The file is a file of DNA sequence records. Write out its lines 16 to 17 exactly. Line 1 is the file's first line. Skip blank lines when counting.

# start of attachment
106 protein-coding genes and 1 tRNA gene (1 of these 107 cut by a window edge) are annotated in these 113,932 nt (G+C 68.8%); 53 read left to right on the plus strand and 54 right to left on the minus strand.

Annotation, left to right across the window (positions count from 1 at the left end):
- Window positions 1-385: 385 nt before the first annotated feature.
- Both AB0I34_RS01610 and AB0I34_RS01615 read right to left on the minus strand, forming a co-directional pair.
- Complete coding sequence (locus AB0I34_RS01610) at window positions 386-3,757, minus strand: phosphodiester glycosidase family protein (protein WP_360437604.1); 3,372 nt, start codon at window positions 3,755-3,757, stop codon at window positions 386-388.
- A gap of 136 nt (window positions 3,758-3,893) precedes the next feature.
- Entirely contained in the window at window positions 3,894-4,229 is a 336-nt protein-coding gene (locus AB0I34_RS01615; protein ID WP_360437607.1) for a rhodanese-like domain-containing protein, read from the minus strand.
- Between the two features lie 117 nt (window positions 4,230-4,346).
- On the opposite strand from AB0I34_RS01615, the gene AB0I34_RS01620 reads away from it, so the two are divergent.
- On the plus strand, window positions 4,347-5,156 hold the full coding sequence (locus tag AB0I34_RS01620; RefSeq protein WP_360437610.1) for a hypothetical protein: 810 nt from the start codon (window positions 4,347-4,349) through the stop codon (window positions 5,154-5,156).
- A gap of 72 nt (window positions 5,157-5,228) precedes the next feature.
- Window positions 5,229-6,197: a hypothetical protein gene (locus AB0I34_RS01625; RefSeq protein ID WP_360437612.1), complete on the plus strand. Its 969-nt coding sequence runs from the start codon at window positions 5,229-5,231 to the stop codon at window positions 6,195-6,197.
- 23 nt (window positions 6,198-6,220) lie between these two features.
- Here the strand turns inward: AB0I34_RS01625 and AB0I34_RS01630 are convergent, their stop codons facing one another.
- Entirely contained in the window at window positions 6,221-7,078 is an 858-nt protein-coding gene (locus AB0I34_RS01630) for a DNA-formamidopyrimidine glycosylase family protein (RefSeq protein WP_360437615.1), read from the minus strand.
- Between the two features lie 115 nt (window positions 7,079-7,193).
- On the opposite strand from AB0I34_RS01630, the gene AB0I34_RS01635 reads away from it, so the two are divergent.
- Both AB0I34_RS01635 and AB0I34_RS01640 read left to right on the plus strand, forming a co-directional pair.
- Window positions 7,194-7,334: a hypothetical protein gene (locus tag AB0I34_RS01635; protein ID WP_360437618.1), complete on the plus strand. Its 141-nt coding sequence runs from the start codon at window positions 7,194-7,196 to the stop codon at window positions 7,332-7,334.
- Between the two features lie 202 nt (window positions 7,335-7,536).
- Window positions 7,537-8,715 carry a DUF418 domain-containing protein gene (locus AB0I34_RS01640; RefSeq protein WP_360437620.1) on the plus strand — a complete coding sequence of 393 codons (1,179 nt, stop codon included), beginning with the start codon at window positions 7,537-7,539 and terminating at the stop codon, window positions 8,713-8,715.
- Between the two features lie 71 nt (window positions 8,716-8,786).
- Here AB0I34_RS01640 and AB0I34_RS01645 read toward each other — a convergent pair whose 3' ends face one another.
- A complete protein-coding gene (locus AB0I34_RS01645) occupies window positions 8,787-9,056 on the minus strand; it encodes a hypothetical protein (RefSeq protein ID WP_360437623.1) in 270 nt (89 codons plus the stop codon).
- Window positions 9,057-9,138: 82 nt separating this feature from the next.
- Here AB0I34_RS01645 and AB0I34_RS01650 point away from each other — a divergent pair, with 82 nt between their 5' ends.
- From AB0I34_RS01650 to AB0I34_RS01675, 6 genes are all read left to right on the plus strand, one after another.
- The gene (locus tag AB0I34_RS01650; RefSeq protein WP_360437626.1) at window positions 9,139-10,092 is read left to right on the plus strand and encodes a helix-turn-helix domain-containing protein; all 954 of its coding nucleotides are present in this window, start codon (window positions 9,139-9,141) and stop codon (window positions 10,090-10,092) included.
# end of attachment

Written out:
- Between the two features lie 115 nt (window positions 7,079-7,193).
- On the opposite strand from AB0I34_RS01630, the gene AB0I34_RS01635 reads away from it, so the two are divergent.